For Women’s History Month, we want to call your attention Bloodlines
In Bloodlines, author Neville Frankel unfolds the complicated story of Michaela Davidson Green, a courageous and confounding Jewish South African activist, who risked her life her life for the cause of justice and equality for all South Africans.
Frankel has noted that aspects of Michaela are based on his beloved aunt, Helen Lieberman,a South African social worker who is the founder of Ikamva LaBantu (Hope of Our People), an organization that 1,100 programs including daycare centers, educational organizations for kids and senior centers.
Ikama LaBantu was founded as an “underground” organization in 1963 in Cape Town, South Africa during apartheid. Helen hid blacks in her garage, educated them and even today insists on educating those who work with her, teaching them to read, write and do basic math.
In Bloodlines, the character of Michaela is obviously a composite of many people, one of whom is Helen. Certainly, the community work that Michaela does is largely based on programs Ikamva LaBantu carries out.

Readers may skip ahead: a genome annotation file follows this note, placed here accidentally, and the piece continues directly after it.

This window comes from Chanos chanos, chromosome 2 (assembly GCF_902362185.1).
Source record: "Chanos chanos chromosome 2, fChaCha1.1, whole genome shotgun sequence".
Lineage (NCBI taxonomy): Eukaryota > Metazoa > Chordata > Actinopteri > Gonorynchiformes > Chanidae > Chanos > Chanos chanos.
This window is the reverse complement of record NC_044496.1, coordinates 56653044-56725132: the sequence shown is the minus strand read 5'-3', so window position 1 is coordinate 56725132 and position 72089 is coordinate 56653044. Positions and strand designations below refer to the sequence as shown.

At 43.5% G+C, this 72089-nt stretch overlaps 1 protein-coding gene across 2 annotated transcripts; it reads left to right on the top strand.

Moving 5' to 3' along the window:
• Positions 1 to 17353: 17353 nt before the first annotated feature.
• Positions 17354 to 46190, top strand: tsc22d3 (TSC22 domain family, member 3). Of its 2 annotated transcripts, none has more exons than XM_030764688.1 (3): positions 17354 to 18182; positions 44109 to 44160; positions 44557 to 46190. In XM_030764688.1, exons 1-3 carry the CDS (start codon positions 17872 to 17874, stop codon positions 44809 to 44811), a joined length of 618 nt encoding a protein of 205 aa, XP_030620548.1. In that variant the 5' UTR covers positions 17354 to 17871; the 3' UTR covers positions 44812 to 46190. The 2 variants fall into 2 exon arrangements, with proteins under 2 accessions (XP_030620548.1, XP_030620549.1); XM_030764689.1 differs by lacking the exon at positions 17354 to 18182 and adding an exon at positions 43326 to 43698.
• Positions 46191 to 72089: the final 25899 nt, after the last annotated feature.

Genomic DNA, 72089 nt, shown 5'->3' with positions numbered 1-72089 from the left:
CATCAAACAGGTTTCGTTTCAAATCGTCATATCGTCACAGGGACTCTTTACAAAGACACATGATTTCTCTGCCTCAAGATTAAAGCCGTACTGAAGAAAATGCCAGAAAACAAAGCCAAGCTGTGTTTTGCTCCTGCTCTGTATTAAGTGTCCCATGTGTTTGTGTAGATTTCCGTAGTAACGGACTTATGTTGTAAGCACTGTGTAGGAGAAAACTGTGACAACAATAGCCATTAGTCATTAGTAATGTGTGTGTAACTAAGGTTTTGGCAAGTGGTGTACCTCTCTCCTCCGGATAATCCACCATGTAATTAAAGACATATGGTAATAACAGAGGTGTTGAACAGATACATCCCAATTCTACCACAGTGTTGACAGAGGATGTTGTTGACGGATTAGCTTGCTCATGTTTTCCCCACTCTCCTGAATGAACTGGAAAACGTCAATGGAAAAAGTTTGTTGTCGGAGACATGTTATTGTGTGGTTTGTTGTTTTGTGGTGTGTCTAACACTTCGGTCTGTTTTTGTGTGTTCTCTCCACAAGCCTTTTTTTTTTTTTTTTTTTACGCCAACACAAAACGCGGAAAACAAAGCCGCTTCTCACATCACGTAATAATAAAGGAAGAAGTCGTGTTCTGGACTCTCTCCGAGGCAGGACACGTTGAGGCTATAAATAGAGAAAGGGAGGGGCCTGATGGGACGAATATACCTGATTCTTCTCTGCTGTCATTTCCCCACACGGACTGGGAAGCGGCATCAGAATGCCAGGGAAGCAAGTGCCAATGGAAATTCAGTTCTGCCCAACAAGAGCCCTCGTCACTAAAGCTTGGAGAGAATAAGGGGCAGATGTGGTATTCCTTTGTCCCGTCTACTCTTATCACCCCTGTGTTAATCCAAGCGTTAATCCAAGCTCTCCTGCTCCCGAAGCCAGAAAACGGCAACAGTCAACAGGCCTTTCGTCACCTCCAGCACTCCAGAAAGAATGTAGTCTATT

Ikamva LaBantu is a woman-founded and run organization, and most of the programs are headed by women, the lifeblood of South Africa today.
This being International Women’s Month, we think there’s a great story here, with a natural tie-in between women doing important work for their country and one of the messages of Bloodlines.
Check out www.Ikamva.org.za and you will see a video on “What We Do” with Helen Lieberman featured and the work their organization is doing. Helen has done TED talks and is a world-leader in charitable, meaningful work. Today, Ikama is funded, in part, by grants from major charitable foundations and corporations.